When Planning for Retirement, Expect the Unexpected

When Planning for Retirement, Expect the Unexpected

Scottish poet Robert Burns famously wrote, “The best-laid plans of mice and men often go awry.” No doubt you likely have a plan for your retirement, even if you might not have a formal written financial plan.

You may know when you want to retire and what you’ll be doing afterwards with your newfound freedom. You may even have a roadmap to get you there.

Now imagine that a big hand reaches down from the sky, crumples up your roadmap, and tosses it aside. But wait, you protest! Too late, your circumstances have changed forever. While that sounds like a stretch, just being caught off-guard with your retirement plan would be less than pleasant, huh?

This is essentially what happened to half of the retirees in The Retirement Preparedness Study from Prudential Retirement. When surveyed, 51 percent said they retired earlier than planned. Sounds good, right? A chance to get to that retirement wish list sooner?

Not exactly. Only 23% retired earlier than planned because they wanted to, either because they had enough money to retire, wanted to retire, or were simply tired of working. Everyone else was dealt an unplanned event, either partially or fully out of their control:

  •  46 percent retired earlier than expected due to health problems
  • 30 percent were laid off from their jobs or offered an incentive package to retire early
  • 11 percent were forced to leave work to care for a loved one

For that 51 percent, their “best-laid plans” went awry, forcing them to adapt to a future they hadn’t foreseen.

Why Retiring Even a Few Years Earlier Than Expected Matters

Generally, people reach the pinnacle of their profession and their earning power during the few years before they retire. Prudential points out that losing those earning years can have a significant impact.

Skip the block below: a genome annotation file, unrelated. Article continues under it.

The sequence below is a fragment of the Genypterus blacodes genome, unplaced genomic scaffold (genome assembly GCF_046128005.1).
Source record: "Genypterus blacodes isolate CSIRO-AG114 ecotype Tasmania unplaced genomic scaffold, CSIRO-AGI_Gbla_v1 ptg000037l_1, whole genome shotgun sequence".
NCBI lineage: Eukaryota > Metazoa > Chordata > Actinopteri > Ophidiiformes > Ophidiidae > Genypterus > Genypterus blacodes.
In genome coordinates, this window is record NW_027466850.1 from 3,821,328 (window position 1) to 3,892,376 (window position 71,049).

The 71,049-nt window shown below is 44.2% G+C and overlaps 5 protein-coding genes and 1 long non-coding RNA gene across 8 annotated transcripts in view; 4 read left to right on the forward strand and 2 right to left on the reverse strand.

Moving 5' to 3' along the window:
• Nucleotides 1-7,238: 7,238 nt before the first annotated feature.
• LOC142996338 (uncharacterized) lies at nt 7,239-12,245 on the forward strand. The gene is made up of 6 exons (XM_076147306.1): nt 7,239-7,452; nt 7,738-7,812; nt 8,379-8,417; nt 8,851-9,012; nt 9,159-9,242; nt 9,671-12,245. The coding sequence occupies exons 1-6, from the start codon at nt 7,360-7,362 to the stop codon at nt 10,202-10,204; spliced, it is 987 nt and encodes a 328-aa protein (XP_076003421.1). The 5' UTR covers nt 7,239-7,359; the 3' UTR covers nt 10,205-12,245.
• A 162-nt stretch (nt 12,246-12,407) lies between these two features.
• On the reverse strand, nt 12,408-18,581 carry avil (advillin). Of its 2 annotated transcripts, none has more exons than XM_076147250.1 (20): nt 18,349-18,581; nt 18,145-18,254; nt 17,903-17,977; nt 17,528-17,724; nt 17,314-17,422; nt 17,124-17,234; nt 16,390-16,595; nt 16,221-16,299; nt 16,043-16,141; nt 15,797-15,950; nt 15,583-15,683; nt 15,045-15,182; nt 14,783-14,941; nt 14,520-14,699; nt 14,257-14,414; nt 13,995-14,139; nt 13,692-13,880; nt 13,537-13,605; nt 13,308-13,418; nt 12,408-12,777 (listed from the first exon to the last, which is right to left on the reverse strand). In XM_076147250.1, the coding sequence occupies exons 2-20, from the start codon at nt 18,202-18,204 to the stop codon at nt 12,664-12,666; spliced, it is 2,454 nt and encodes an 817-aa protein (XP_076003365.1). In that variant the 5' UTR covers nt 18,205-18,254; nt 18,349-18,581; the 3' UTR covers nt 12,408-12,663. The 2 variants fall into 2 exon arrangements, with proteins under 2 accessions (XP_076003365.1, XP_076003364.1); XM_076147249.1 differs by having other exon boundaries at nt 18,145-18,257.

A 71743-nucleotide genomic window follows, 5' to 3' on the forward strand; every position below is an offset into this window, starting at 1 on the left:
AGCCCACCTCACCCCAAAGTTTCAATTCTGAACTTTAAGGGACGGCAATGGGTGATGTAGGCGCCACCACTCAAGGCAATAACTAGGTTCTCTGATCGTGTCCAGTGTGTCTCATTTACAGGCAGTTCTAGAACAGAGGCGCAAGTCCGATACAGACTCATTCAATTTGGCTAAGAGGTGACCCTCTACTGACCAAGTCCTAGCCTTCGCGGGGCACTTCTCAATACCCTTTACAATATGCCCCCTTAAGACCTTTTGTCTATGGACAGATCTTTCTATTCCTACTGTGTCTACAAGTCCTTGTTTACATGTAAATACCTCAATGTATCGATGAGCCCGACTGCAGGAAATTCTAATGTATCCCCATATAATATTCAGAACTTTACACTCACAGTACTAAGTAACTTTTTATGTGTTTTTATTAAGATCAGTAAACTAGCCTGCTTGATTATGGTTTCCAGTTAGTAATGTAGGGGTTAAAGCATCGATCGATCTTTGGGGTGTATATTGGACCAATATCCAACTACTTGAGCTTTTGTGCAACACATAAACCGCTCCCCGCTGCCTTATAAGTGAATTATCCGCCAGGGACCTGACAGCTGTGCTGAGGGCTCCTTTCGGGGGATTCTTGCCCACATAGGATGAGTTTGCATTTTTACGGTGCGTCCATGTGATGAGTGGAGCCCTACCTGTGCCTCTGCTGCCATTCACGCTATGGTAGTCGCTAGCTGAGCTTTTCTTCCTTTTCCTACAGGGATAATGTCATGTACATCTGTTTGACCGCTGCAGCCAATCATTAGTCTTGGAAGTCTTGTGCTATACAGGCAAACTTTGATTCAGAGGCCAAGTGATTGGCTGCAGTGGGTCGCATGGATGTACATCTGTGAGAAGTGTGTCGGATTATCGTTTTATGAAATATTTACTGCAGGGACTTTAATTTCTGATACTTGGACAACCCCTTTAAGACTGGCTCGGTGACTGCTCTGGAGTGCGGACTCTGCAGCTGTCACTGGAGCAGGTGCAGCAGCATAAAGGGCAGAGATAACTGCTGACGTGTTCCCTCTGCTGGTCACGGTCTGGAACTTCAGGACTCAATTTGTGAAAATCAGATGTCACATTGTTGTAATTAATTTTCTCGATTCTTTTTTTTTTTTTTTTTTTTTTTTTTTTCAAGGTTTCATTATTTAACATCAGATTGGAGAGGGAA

They are the times that contribute to the calculations of a personal earnings history for Social Security benefits, not to mention when you may contribute more money toward retirement accounts. If you have a defined-benefit pension, these earning years also play into calculating your retirement income level for your pension payouts.

Plus, the potential loss of employer-sponsored health insurance, along with increased medical expenses for those retiring early due to health reasons, can further strain financial resources. An analysis by the Urban Institute suggests that those retiring five years earlier than planned could see a 36% reduction in their retirement income as a result. 

Bracing for Certain Uncertainty

Through its poll, Prudential found that pre-retirees seem well-aware of risk factors for retirement. In order of their concern about the potentially negative impact on their retirement savings, pre-retirees listed three factors they felt could instigate early retirement:

  • Illness or disability (43 percent)
  • Losing a job (35 percent), and
  • Taking care of a loved one (12 percent).

Healthcare costs, Social Security program stability, and risks related to the market (inflation, a market crash, market volatility) were other key concerns.

Although pre-retirees seem aware of risks to their planned retirement, Prudential predicts the gap between planned and actual retirement age to continue. Today, pre-retirees have 65 as their target retirement age—higher than the actual retirement age of 59 for the retirees in the study.

Interestingly, 20 percent of pre-retirees expect they will never actually retire. Americans know they have work to do: On average, the study found, they grade themselves a “C” on being prepared to retire.

Give Yourself a Better Grade of Retirement